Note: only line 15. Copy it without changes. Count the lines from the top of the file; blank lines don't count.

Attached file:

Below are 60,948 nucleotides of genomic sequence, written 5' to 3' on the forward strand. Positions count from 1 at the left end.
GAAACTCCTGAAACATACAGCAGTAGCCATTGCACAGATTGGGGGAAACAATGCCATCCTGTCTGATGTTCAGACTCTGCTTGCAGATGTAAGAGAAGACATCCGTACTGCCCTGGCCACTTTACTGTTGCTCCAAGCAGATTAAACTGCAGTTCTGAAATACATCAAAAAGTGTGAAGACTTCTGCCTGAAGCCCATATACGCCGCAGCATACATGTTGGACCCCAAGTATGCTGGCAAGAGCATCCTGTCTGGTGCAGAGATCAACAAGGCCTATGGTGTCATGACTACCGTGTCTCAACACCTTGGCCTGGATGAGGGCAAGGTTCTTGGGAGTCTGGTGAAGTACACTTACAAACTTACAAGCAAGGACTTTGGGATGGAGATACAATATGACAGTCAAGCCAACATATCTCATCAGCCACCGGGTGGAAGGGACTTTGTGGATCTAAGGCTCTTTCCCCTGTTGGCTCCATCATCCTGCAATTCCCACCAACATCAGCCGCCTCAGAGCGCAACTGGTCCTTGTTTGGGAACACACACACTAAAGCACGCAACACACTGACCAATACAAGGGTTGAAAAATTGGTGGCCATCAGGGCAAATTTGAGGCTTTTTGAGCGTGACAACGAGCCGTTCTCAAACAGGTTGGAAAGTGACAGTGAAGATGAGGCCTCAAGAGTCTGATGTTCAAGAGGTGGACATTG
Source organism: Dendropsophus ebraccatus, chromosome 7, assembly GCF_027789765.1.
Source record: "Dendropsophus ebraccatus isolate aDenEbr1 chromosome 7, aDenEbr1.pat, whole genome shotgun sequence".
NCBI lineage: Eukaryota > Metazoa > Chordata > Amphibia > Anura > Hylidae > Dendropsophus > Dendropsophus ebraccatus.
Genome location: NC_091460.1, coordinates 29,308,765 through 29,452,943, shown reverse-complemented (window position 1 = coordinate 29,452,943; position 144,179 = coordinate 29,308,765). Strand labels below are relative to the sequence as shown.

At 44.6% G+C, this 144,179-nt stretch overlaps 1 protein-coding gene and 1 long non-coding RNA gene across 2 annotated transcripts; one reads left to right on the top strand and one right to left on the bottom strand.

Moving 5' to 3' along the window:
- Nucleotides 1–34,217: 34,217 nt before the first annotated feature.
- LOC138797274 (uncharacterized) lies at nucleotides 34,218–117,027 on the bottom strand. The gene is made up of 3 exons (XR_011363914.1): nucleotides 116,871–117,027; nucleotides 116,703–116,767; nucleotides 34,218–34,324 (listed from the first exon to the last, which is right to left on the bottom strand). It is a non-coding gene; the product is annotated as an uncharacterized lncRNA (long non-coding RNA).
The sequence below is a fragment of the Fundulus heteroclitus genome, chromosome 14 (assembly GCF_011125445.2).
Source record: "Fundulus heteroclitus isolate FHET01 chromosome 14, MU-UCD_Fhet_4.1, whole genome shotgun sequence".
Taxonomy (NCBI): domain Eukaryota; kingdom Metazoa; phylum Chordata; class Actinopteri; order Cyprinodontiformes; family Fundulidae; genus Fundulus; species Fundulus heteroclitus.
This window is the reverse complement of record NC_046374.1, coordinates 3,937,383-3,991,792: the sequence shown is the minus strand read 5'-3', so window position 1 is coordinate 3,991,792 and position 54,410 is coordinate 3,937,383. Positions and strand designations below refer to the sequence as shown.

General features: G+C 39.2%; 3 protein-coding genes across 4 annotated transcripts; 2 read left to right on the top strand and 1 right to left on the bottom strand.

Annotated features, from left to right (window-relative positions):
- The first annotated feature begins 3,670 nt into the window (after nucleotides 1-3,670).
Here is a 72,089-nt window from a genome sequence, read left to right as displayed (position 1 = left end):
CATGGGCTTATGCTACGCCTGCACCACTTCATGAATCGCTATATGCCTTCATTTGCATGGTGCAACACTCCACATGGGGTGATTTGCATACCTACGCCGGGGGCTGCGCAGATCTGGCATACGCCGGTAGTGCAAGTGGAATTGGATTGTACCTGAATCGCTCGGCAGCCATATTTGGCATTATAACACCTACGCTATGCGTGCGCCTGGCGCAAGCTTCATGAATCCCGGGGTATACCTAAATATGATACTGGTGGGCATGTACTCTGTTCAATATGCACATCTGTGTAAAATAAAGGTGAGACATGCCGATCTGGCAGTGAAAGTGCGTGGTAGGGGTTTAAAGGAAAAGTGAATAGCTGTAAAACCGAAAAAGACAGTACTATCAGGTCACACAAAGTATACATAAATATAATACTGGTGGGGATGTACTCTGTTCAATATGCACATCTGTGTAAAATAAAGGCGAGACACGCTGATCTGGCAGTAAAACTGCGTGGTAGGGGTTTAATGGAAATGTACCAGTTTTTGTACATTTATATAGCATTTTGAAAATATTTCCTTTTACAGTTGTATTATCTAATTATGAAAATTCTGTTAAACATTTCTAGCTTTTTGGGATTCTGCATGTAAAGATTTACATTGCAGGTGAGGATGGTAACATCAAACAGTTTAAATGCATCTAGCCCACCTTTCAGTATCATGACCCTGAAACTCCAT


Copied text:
General features: G+C 39.2%; 3 protein-coding genes across 4 annotated transcripts; 2 read left to right on the top strand and 1 right to left on the bottom strand.